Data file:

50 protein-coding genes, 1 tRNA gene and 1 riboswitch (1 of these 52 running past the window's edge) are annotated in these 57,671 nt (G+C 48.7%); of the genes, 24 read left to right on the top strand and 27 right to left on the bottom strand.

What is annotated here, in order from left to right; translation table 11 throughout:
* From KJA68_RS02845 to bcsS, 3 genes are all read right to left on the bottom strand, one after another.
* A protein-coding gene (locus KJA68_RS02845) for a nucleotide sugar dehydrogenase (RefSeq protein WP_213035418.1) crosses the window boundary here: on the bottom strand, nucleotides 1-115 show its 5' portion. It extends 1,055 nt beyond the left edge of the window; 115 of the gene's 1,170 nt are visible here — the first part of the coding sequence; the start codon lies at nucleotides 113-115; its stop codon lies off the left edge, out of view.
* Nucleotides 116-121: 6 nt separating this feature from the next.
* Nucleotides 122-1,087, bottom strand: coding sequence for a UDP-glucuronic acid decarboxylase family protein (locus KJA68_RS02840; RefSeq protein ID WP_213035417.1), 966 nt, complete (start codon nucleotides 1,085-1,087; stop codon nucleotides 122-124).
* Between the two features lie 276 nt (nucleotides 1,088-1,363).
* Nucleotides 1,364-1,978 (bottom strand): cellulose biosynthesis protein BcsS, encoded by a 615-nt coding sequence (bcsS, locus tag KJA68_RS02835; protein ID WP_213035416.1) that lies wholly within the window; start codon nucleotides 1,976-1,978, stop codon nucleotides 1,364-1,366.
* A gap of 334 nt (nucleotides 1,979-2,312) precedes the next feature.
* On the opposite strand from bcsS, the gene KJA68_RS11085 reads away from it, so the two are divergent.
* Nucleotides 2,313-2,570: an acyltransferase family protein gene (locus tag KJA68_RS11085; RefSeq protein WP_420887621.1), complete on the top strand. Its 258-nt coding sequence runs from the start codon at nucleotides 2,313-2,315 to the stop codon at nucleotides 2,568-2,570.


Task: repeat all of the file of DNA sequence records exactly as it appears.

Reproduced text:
50 protein-coding genes, 1 tRNA gene and 1 riboswitch (1 of these 52 running past the window's edge) are annotated in these 57,671 nt (G+C 48.7%); of the genes, 24 read left to right on the top strand and 27 right to left on the bottom strand.

What is annotated here, in order from left to right; translation table 11 throughout:
* From KJA68_RS02845 to bcsS, 3 genes are all read right to left on the bottom strand, one after another.
* A protein-coding gene (locus KJA68_RS02845) for a nucleotide sugar dehydrogenase (RefSeq protein WP_213035418.1) crosses the window boundary here: on the bottom strand, nucleotides 1-115 show its 5' portion. It extends 1,055 nt beyond the left edge of the window; 115 of the gene's 1,170 nt are visible here — the first part of the coding sequence; the start codon lies at nucleotides 113-115; its stop codon lies off the left edge, out of view.
* Nucleotides 116-121: 6 nt separating this feature from the next.
* Nucleotides 122-1,087, bottom strand: coding sequence for a UDP-glucuronic acid decarboxylase family protein (locus KJA68_RS02840; RefSeq protein ID WP_213035417.1), 966 nt, complete (start codon nucleotides 1,085-1,087; stop codon nucleotides 122-124).
* Between the two features lie 276 nt (nucleotides 1,088-1,363).
* Nucleotides 1,364-1,978 (bottom strand): cellulose biosynthesis protein BcsS, encoded by a 615-nt coding sequence (bcsS, locus tag KJA68_RS02835; protein ID WP_213035416.1) that lies wholly within the window; start codon nucleotides 1,976-1,978, stop codon nucleotides 1,364-1,366.
* A gap of 334 nt (nucleotides 1,979-2,312) precedes the next feature.
* On the opposite strand from bcsS, the gene KJA68_RS11085 reads away from it, so the two are divergent.
* Nucleotides 2,313-2,570: an acyltransferase family protein gene (locus tag KJA68_RS11085; RefSeq protein WP_420887621.1), complete on the top strand. Its 258-nt coding sequence runs from the start codon at nucleotides 2,313-2,315 to the stop codon at nucleotides 2,568-2,570.